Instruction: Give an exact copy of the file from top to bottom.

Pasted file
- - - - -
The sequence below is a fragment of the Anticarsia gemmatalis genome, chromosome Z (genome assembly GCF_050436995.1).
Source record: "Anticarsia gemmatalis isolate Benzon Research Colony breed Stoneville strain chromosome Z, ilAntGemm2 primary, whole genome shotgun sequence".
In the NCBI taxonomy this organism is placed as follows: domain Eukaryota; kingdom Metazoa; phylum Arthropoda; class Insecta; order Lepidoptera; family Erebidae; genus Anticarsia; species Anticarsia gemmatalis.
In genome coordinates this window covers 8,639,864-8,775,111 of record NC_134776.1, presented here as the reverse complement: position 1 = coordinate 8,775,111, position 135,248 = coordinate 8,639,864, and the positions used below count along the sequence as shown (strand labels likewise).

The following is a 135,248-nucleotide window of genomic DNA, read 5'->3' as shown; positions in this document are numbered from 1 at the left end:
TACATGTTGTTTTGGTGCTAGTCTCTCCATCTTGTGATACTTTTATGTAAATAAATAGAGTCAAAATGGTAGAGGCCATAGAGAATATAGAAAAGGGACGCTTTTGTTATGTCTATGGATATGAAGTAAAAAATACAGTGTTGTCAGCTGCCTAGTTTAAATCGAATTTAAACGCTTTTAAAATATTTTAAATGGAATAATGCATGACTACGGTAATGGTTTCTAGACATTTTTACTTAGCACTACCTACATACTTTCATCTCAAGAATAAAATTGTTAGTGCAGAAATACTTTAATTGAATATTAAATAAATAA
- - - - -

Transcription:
The sequence below is a fragment of the Anticarsia gemmatalis genome, chromosome Z (genome assembly GCF_050436995.1).
Source record: "Anticarsia gemmatalis isolate Benzon Research Colony breed Stoneville strain chromosome Z, ilAntGemm2 primary, whole genome shotgun sequence".
In the NCBI taxonomy this organism is placed as follows: domain Eukaryota; kingdom Metazoa; phylum Arthropoda; class Insecta; order Lepidoptera; family Erebidae; genus Anticarsia; species Anticarsia gemmatalis.
In genome coordinates this window covers 8,639,864-8,775,111 of record NC_134776.1, presented here as the reverse complement: position 1 = coordinate 8,775,111, position 135,248 = coordinate 8,639,864, and the positions used below count along the sequence as shown (strand labels likewise).

The following is a 135,248-nucleotide window of genomic DNA, read 5'->3' as shown; positions in this document are numbered from 1 at the left end:
TACATGTTGTTTTGGTGCTAGTCTCTCCATCTTGTGATACTTTTATGTAAATAAATAGAGTCAAAATGGTAGAGGCCATAGAGAATATAGAAAAGGGACGCTTTTGTTATGTCTATGGATATGAAGTAAAAAATACAGTGTTGTCAGCTGCCTAGTTTAAATCGAATTTAAACGCTTTTAAAATATTTTAAATGGAATAATGCATGACTACGGTAATGGTTTCTAGACATTTTTACTTAGCACTACCTACATACTTTCATCTCAAGAATAAAATTGTTAGTGCAGAAATACTTTAATTGAATATTAAATAAATAA